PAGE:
The United States has “few credible options” to respond if China were to seize a set of islands administered by Taiwan in the South China Sea, underscoring the need for Washington and Taipei to build deterrence “against limited Chinese aggression,” according to the results of a war game conducted recently by foreign policy experts in Washington and the Asia-Pacific region.

The scenario was examined by the Center for a New American Security, a Washington-based think tank, and detailed in a report published Tuesday. It supposes that Chinese forces invade the Pratas islands, capturing the 500 Taiwanese troops who are based there and establishing a military outpost.

It’s a theoretical dilemma for the Pentagon that “many China-watchers view as increasingly plausible” — and one that “reinforces the need for regular planning exercises between Taiwanese and U.S. personnel,” the report says.

The report comes at a moment of heightened tension between Washington and Beijing, with the United States opposing China’s military expansion in the region and China calling on the Pentagon to cut ties with Taiwan. The standoff has spotlighted the challenge U.S. commanders would face in responding to an incursion of the islands without provoking a full-blown war.

President Biden, speaking during a town hall event last week broadcast by CNN, said that “we have a commitment” to defend Taiwan, prompting the White House to issue a statement clarifying that “the U.S. defense relationship with Taiwan is guided by the Taiwan Relations Act.” Signed into law in 1979, it details an ambiguous policy in which the United States said it would be a matter of “grave concern” if Taiwan’s future was determined by “other than peaceful means.” It also promises to provide the island with defensive weapons, and states that it will maintain capacity to “resist any resort to force or forms of coercion” that would jeopardize security on Taiwan.

The threat of military conflict with China has long loomed over Taiwan, but recent Chinese aggressions have set off new fears. Here’s what happens next. (Jason Aldag/The Washington Post)

China for years has been building bases on contested islands in the South China Sea and more recently boosting military flights into Taiwan’s air defense identification zone. The move, analysts say, is meant to burn out Taiwan’s military, which has been forced to scramble jets in response.

The rift between China and Taiwan dates back decades. Communists won a civil war in China in 1949, forcing their opponents to flee to Taiwan. Beijing has claimed the island as its own territory ever since.

Chris Dougherty, a senior fellow at the Center for a New American Security, said U.S. officials have scrutinized what a full Chinese invasion of Taiwan might look like. For this exercise, he and his colleagues wanted to examine a scenario that was on a magnitude similar to Russia’s invasion and annexation of Ukraine’s Crimean Peninsula in 2014.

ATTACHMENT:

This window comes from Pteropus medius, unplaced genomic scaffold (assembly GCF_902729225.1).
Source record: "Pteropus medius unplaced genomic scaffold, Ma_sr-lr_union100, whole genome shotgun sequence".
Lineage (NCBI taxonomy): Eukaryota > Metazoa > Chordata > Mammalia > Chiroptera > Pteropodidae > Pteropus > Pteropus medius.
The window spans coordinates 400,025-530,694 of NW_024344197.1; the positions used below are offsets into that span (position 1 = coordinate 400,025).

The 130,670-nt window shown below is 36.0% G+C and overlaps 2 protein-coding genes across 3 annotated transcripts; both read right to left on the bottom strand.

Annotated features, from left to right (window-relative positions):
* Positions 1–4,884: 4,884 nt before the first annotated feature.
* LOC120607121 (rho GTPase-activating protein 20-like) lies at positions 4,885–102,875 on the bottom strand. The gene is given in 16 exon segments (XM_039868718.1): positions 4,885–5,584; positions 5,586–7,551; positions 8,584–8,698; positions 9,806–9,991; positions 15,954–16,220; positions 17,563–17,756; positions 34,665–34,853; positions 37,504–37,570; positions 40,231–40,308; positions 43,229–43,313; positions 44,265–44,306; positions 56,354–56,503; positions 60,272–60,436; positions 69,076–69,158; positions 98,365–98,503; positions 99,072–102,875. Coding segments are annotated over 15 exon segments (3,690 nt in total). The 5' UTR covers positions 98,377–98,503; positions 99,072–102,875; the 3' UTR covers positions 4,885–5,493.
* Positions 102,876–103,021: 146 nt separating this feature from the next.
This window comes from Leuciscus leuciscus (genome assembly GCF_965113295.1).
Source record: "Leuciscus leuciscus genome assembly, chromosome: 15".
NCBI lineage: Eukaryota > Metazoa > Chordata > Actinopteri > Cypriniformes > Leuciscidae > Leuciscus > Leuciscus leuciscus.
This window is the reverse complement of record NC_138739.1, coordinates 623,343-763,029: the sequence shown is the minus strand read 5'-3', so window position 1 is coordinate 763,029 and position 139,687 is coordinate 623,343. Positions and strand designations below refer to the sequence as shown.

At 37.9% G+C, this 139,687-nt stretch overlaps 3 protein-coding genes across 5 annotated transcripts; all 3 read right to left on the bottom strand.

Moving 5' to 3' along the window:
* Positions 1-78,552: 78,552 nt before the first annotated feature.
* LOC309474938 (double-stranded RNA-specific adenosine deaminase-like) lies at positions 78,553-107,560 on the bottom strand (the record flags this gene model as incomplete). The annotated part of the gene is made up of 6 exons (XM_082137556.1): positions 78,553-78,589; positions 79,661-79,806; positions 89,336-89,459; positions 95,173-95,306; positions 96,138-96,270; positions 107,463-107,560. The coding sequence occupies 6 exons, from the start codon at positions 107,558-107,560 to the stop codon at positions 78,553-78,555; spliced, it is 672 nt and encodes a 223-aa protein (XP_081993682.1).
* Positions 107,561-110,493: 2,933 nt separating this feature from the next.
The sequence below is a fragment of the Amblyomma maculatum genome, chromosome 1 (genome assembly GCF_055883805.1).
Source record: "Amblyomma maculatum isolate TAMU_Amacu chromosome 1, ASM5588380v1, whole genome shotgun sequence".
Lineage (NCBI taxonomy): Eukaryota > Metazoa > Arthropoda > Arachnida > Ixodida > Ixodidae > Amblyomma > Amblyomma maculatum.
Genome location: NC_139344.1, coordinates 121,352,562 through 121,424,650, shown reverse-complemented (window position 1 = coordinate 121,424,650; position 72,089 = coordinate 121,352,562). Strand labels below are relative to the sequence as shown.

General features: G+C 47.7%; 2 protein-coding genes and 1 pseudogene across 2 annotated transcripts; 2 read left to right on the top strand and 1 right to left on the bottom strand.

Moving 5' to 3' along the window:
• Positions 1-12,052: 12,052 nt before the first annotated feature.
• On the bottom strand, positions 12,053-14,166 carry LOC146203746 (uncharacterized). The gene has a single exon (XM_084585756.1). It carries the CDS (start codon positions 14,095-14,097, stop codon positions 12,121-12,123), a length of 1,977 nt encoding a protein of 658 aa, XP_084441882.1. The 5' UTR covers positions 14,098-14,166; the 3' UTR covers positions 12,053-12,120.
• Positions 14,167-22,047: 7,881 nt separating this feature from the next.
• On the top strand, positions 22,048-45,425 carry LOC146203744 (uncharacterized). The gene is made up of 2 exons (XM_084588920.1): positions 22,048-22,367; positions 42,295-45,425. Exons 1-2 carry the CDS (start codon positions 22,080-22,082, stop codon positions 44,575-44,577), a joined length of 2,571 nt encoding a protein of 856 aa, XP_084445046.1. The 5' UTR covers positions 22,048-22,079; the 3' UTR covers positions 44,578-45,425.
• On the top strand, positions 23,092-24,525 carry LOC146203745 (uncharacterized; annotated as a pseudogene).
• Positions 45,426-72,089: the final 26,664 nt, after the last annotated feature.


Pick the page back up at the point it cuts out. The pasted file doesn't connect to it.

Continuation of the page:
Dougherty, a former Army Ranger who served as a strategic adviser in the Pentagon for four years spanning the Obama and Trump administrations, said that seizing the land — also known as the Dongsha islands — would allow China to gauge the reaction of the international community. China’s status as an economic power, he said, makes it difficult for the United States to sanction Beijing on an open-ended basis.

“You either can play the game of the chicken and you can say, ‘I’m willing to get into a contest of risk-taking with you over Dongsha,’ which — let’s be honest — I don’t know that we are. Or, you can do this pillow-fighting policy, and you’re going to hit them, but not hard enough to deter them from doing what you want them to do,” Dougherty said.

The war game found that the best option was warning the Chinese ahead of time of consequences they would face for moving on the islands, with Japan playing a significant role, the report says.

“The U.S. and Taiwan teams made repeated inquiries about Japan’s position, suggesting that without Japan’s backing, the U.S. and Taiwanese negotiating position was weakened,” the report said. “In a potential conflict, a lack of unambiguous Japanese support for Taiwan in this context would undermine efforts to urge Chinese withdrawal and could set a precedent for future unchecked Chinese aggression in other territorial disputes, including those over Japanese territory, such as the Senkaku Islands.”

Asked about Biden’s remarks last week, Defense Secretary Lloyd Austin said, “Nobody wants to see cross-strait issues come to blows.”

“As we’ve done over multiple administrations, we’ll continue to help Taiwan with the sorts of capabilities that it needs to defend itself, and so we’ll stay focused on those things,” Austin said.

Karoun Demirjian contributed to this report.